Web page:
July 15, 2007

Dueling views of Uncas

Modern eyes can distort historyUncas was the subchief of the Mohegan/Pequots, and his father-in-law, Sassacus, was the sachem, or chief. They quarreled over who was the rightful leader of the Pequot. After a rebellion, Uncas gained independence for the Mohegan.

It was a time when colonists were arriving in great numbers on the eastern shores of this continent, and there were skirmishes and wars among the tribes. Uncas befriended the whites, and the Mohegan became one of the most powerful tribes at that time.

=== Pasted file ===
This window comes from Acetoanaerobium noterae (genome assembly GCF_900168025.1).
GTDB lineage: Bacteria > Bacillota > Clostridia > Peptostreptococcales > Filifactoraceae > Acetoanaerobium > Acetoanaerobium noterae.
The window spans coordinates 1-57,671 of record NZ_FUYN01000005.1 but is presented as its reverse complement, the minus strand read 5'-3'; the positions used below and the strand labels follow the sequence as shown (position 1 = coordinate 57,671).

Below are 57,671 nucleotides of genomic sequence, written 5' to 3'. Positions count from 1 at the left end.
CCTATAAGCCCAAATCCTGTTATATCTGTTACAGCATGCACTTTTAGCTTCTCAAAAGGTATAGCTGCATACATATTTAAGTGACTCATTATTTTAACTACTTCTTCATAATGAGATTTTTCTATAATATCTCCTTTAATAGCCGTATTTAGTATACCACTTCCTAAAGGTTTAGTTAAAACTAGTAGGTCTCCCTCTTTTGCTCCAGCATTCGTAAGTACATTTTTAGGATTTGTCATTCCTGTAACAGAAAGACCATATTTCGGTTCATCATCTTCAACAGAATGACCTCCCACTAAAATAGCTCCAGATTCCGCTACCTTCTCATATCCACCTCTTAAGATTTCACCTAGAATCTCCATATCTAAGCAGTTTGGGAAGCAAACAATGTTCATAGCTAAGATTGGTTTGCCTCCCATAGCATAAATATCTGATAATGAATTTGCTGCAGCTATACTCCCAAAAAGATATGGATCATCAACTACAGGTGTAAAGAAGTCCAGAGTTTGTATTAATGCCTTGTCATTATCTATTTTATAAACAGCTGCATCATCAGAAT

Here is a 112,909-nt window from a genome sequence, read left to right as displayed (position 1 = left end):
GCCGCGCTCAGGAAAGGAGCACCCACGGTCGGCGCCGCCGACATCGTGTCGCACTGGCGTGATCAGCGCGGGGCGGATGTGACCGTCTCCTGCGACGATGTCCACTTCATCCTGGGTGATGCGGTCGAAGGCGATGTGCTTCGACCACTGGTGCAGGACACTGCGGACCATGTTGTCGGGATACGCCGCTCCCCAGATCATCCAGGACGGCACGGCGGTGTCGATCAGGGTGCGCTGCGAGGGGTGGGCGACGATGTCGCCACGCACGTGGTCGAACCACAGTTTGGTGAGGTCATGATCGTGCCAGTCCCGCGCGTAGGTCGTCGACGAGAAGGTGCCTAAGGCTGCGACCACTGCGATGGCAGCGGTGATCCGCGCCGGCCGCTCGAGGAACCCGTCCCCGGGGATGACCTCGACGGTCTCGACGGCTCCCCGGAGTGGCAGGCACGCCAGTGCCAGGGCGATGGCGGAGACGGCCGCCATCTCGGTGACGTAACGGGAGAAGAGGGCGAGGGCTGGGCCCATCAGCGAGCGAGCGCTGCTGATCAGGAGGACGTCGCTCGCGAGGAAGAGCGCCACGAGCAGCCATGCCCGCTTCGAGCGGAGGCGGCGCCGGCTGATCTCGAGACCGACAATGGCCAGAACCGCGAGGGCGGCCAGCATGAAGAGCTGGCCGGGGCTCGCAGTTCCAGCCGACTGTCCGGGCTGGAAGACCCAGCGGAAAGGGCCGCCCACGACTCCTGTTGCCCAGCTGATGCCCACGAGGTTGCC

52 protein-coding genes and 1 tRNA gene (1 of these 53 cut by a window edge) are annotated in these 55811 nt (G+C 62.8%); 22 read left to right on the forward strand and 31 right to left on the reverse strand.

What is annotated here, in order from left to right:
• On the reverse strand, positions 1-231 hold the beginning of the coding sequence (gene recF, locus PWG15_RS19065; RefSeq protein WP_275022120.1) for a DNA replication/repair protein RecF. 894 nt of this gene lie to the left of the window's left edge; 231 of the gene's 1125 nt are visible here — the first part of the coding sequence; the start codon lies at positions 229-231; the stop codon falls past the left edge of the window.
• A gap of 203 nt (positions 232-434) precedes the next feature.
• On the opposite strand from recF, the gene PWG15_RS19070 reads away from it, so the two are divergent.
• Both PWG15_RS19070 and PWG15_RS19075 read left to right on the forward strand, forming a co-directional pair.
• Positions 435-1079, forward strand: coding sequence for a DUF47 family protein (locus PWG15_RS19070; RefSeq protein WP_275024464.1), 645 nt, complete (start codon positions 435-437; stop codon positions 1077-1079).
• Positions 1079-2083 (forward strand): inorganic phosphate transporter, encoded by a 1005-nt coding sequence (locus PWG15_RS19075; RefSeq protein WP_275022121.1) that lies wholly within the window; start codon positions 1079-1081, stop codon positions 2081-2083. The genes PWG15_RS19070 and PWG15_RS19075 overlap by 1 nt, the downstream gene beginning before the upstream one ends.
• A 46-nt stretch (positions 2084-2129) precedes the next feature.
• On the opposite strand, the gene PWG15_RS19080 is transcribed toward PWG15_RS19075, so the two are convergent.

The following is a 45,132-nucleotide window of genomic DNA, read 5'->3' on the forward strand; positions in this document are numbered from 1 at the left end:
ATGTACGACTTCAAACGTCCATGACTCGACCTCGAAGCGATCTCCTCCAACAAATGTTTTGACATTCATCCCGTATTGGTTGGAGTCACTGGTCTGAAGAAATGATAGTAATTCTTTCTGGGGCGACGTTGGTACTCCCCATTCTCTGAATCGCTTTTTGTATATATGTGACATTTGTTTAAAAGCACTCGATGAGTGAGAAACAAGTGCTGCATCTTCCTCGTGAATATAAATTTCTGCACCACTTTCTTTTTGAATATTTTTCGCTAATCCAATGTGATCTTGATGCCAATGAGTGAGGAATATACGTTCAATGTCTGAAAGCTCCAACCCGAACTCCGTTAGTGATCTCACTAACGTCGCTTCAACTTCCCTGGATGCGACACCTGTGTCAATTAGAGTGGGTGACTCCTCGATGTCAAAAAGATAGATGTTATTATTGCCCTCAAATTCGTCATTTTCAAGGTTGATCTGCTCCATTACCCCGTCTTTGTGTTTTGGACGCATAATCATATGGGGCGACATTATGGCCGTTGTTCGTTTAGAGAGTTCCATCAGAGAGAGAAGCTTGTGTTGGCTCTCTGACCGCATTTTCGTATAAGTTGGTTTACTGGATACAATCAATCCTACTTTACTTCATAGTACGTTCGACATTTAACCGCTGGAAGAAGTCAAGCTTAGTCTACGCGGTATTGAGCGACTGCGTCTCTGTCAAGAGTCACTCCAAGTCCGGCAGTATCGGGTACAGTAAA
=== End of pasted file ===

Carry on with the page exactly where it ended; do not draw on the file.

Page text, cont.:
His decision to stand beside the whites came at a cost. "Uncas was a greedy individual who wanted power, and he sold his soul to the colonists," said Ray Geer, a member of the Eastern Pequot Nation, in a 2002 documentary about Uncas.

"He's the first Tonto and the Lone Ranger," said Joseph Bruchac, a member of the Western Abenaki Tribe in Vermont, in the same documentary. "It's this image of the white man with the faithful Indian by his side that continues on down through movies and television right to the present day."

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